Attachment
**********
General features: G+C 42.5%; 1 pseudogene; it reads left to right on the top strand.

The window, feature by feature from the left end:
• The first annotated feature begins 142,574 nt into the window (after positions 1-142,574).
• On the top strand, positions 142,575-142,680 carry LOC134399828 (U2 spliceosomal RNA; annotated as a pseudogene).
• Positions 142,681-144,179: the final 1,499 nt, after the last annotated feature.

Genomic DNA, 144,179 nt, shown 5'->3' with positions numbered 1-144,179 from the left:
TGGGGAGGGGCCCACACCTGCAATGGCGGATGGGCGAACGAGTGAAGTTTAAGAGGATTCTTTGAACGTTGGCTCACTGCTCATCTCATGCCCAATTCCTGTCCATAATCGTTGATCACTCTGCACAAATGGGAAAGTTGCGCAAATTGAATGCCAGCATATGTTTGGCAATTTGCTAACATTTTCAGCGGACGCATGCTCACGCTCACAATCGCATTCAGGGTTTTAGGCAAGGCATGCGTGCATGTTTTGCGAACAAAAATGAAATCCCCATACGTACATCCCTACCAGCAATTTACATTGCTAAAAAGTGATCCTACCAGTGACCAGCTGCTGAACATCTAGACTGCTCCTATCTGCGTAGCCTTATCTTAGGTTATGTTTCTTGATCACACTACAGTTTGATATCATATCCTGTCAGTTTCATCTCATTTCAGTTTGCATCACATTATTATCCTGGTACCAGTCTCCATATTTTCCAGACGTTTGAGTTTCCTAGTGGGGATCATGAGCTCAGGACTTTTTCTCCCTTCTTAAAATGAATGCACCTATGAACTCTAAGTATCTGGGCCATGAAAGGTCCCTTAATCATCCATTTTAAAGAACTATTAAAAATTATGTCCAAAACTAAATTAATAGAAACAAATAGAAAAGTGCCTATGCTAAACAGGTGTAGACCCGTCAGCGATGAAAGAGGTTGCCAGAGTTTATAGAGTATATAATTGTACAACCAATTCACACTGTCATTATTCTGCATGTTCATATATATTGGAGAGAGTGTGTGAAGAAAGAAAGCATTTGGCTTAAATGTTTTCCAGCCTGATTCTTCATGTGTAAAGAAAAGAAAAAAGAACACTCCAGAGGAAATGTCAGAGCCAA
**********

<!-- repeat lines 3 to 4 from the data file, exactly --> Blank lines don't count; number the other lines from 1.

• The first annotated feature begins 142,574 nt into the window (after positions 1-142,574).
• On the top strand, positions 142,575-142,680 carry LOC134399828 (U2 spliceosomal RNA; annotated as a pseudogene).